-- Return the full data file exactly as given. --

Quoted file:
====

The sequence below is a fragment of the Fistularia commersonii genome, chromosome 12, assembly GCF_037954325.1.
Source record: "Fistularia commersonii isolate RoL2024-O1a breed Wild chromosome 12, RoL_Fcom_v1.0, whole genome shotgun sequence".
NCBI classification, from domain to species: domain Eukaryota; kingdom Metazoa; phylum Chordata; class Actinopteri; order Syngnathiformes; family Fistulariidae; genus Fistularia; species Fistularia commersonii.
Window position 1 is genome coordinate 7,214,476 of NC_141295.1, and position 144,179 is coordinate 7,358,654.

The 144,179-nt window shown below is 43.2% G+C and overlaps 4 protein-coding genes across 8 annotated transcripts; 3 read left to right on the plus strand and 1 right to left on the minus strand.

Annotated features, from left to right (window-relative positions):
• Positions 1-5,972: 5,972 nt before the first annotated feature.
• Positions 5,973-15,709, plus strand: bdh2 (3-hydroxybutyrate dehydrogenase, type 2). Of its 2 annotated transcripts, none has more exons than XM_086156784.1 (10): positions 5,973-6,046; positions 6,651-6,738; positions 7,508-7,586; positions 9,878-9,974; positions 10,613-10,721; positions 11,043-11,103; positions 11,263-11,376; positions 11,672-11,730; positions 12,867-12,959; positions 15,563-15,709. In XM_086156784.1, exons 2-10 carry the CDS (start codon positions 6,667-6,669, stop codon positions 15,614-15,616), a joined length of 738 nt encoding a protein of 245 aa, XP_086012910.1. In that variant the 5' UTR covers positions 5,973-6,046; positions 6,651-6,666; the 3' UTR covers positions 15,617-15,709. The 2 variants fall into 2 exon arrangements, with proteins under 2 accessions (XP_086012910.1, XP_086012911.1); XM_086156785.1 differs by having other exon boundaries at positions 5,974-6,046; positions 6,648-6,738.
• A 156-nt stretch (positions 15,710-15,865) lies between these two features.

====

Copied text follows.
The sequence below is a fragment of the Fistularia commersonii genome, chromosome 12, assembly GCF_037954325.1.
Source record: "Fistularia commersonii isolate RoL2024-O1a breed Wild chromosome 12, RoL_Fcom_v1.0, whole genome shotgun sequence".
NCBI classification, from domain to species: domain Eukaryota; kingdom Metazoa; phylum Chordata; class Actinopteri; order Syngnathiformes; family Fistulariidae; genus Fistularia; species Fistularia commersonii.
Window position 1 is genome coordinate 7,214,476 of NC_141295.1, and position 144,179 is coordinate 7,358,654.

The 144,179-nt window shown below is 43.2% G+C and overlaps 4 protein-coding genes across 8 annotated transcripts; 3 read left to right on the plus strand and 1 right to left on the minus strand.

Annotated features, from left to right (window-relative positions):
• Positions 1-5,972: 5,972 nt before the first annotated feature.
• Positions 5,973-15,709, plus strand: bdh2 (3-hydroxybutyrate dehydrogenase, type 2). Of its 2 annotated transcripts, none has more exons than XM_086156784.1 (10): positions 5,973-6,046; positions 6,651-6,738; positions 7,508-7,586; positions 9,878-9,974; positions 10,613-10,721; positions 11,043-11,103; positions 11,263-11,376; positions 11,672-11,730; positions 12,867-12,959; positions 15,563-15,709. In XM_086156784.1, exons 2-10 carry the CDS (start codon positions 6,667-6,669, stop codon positions 15,614-15,616), a joined length of 738 nt encoding a protein of 245 aa, XP_086012910.1. In that variant the 5' UTR covers positions 5,973-6,046; positions 6,651-6,666; the 3' UTR covers positions 15,617-15,709. The 2 variants fall into 2 exon arrangements, with proteins under 2 accessions (XP_086012910.1, XP_086012911.1); XM_086156785.1 differs by having other exon boundaries at positions 5,974-6,046; positions 6,648-6,738.
• A 156-nt stretch (positions 15,710-15,865) lies between these two features.